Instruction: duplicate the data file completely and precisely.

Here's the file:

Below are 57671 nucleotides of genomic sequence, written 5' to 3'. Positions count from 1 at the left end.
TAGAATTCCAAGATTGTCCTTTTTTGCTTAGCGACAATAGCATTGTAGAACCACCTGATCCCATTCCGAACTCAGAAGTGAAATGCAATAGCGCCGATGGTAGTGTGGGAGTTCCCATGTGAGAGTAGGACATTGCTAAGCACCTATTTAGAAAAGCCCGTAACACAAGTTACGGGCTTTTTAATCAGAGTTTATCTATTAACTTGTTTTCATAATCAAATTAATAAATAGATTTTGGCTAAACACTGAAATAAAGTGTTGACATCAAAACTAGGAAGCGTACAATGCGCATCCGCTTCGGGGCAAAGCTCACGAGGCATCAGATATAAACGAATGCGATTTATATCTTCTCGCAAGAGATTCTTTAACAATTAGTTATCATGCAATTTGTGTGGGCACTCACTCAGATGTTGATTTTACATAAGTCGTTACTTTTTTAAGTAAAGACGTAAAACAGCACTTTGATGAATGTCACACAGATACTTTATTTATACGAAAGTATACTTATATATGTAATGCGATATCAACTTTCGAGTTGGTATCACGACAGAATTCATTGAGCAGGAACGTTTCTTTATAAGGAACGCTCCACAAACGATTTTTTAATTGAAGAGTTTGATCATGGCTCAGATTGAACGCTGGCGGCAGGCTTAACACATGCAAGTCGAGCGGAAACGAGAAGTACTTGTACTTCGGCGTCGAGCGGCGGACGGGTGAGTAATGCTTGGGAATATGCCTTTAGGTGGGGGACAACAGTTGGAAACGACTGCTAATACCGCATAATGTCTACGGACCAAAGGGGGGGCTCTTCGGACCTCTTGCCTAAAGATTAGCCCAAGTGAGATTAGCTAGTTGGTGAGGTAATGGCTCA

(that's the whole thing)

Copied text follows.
Below are 57671 nucleotides of genomic sequence, written 5' to 3'. Positions count from 1 at the left end.
TAGAATTCCAAGATTGTCCTTTTTTGCTTAGCGACAATAGCATTGTAGAACCACCTGATCCCATTCCGAACTCAGAAGTGAAATGCAATAGCGCCGATGGTAGTGTGGGAGTTCCCATGTGAGAGTAGGACATTGCTAAGCACCTATTTAGAAAAGCCCGTAACACAAGTTACGGGCTTTTTAATCAGAGTTTATCTATTAACTTGTTTTCATAATCAAATTAATAAATAGATTTTGGCTAAACACTGAAATAAAGTGTTGACATCAAAACTAGGAAGCGTACAATGCGCATCCGCTTCGGGGCAAAGCTCACGAGGCATCAGATATAAACGAATGCGATTTATATCTTCTCGCAAGAGATTCTTTAACAATTAGTTATCATGCAATTTGTGTGGGCACTCACTCAGATGTTGATTTTACATAAGTCGTTACTTTTTTAAGTAAAGACGTAAAACAGCACTTTGATGAATGTCACACAGATACTTTATTTATACGAAAGTATACTTATATATGTAATGCGATATCAACTTTCGAGTTGGTATCACGACAGAATTCATTGAGCAGGAACGTTTCTTTATAAGGAACGCTCCACAAACGATTTTTTAATTGAAGAGTTTGATCATGGCTCAGATTGAACGCTGGCGGCAGGCTTAACACATGCAAGTCGAGCGGAAACGAGAAGTACTTGTACTTCGGCGTCGAGCGGCGGACGGGTGAGTAATGCTTGGGAATATGCCTTTAGGTGGGGGACAACAGTTGGAAACGACTGCTAATACCGCATAATGTCTACGGACCAAAGGGGGGGCTCTTCGGACCTCTTGCCTAAAGATTAGCCCAAGTGAGATTAGCTAGTTGGTGAGGTAATGGCTCA